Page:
Former Italian Prime Minister Matteo Renzi emerged victorious in a Democratic Party primary election, reflecting a remarkable comeback for the 42-year-old politician.
Renzi won more than 70% of the vote in Sunday’s primary among party supporters, far ahead of two other contenders, a BBC report said.
The victory for the 42-year-old politician comes less than five months after he was compelled to resign in the wake of a failed gambit to tamp down the rise of the euroskeptic 5 Star Movement, which has urged Italians to hold a vote to exit the European Union.
Renzi’s Democratic Party is Italy’s largest establishment party, but as The Wall Street Journal has reported, the center-left, pro-Europe party has faced a stiff challenge from the 5 Star Movement. Italy is wrestling with a fragile banking system that has threatened to bring the EU’s third-largest economy to its knees.
The election took place ahead of the arrival of dozens of foreign delegations to Sicily for a G-7 convention and ahead of a planned tête-à-tête between Renzi and former President Barack Obama on May 8.
Italy’s vote follows a parade of closely watched elections in Europe, amid the rise of populism, highlighted by the U.K.’s referendum last June to abandon its EU membership.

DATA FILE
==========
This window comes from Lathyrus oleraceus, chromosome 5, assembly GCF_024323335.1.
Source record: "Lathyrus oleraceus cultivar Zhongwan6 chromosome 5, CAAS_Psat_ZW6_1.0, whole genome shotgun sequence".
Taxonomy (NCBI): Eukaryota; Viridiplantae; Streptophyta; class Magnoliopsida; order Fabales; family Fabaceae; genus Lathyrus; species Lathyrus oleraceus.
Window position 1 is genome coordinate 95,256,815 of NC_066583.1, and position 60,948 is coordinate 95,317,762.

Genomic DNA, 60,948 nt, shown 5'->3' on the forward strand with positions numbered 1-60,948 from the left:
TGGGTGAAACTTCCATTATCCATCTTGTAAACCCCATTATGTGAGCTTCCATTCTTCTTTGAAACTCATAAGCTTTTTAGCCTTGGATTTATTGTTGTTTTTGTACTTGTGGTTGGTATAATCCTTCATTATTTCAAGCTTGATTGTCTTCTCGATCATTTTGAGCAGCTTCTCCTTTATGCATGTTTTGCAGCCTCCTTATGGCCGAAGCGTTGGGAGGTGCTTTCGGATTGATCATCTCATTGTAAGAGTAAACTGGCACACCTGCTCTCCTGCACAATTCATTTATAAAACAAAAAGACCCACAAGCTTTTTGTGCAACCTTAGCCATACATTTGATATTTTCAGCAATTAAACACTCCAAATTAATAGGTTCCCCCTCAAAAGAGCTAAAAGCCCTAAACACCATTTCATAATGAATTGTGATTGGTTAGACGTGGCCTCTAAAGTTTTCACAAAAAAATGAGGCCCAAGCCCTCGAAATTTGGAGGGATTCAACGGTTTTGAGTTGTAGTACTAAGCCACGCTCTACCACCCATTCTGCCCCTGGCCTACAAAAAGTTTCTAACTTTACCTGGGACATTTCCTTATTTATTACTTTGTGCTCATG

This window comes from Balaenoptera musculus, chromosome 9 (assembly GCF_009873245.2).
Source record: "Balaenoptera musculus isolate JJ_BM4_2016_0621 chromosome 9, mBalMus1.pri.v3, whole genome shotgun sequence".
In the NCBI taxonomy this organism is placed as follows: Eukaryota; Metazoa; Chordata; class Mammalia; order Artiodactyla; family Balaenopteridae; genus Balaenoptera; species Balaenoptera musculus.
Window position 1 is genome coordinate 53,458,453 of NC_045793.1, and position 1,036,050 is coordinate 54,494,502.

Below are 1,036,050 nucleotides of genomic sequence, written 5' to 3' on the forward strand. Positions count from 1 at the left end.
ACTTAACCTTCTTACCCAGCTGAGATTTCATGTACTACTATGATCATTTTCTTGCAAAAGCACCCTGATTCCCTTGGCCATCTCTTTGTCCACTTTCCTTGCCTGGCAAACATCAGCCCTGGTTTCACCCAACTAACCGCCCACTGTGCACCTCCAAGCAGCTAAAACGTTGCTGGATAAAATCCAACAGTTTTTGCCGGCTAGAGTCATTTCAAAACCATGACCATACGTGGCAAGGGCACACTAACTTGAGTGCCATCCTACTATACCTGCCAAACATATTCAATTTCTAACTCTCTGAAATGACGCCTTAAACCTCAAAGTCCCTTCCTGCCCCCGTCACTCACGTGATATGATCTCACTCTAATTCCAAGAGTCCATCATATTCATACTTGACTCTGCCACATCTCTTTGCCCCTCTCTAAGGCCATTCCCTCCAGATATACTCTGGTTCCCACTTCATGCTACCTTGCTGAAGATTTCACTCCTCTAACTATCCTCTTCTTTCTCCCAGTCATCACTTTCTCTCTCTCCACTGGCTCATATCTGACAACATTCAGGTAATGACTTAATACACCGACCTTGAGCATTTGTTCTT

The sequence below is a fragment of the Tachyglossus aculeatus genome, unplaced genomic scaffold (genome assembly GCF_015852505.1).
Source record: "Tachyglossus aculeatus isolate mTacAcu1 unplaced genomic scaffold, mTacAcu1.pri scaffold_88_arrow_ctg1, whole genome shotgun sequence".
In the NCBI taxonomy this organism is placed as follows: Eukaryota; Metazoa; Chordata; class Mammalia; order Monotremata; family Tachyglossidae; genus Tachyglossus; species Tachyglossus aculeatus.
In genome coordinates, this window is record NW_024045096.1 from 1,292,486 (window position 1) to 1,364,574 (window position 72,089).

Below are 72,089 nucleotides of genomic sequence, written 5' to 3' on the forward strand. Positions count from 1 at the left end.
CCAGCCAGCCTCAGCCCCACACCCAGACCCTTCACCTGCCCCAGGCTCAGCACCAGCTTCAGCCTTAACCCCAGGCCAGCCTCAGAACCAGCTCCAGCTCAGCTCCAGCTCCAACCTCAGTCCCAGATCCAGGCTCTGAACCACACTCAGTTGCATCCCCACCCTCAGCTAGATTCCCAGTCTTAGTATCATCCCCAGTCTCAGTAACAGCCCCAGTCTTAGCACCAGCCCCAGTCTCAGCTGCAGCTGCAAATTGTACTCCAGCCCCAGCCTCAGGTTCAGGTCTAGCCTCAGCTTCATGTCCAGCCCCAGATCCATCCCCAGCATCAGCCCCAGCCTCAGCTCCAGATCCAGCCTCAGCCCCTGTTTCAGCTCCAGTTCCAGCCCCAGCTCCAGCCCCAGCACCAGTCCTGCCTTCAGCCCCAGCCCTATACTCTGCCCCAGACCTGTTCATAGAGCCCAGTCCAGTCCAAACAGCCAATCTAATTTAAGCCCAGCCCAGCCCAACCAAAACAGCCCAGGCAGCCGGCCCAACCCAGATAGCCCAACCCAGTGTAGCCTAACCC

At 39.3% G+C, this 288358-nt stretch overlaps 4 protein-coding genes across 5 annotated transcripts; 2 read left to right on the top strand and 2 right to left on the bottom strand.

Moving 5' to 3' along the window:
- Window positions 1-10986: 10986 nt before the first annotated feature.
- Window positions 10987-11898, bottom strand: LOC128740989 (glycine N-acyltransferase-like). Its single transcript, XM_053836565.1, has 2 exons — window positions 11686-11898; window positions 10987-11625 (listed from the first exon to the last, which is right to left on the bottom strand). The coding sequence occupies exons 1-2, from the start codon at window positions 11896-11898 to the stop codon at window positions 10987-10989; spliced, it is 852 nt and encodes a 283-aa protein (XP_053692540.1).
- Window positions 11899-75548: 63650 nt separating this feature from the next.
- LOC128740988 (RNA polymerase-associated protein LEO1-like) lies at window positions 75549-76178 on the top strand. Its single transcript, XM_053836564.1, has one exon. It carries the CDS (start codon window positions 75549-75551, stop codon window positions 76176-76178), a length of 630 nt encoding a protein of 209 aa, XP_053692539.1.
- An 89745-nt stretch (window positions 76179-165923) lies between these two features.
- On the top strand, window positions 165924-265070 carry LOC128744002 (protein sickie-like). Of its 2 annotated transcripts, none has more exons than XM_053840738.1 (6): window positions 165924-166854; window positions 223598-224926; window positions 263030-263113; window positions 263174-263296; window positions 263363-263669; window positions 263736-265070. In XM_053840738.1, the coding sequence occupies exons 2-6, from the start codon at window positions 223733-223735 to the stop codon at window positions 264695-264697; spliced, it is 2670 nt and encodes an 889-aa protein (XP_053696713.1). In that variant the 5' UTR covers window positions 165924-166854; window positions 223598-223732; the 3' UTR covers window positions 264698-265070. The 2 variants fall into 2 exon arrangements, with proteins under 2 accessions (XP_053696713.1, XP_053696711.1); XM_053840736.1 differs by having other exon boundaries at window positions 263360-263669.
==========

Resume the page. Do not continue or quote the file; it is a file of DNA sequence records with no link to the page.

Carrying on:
On April 23, centrist Emmanuel Macron won a first-round election in France. He will face off against far-right National Front leader Marine Le Pen in a May 7 presidential election runoff that could decide the fate of the EU.
The crucial elections have put Wall Street on edge because they threaten to disrupt the status quo in Europe. Worries about what’s next often have weighed on the euro and roiled European equity benchmarks. Italy’s FTSE MIB rose 0.1% to 20,609.16 on Friday, as early polls put Renzi’s victory as very likely. Italian government bonds were yielding 2.28% as of the market’s close late Friday in New York.
Most European markets were closed on Monday for the holiday known as May Day or International Workers’ Day.
Surprising outcomes in European elections can ripple into U.S. markets, knocking around prices of stocks in the Dow Jones Industrial Average and S&P 500 index, which have been rallying since President Donald Trump’s election in November.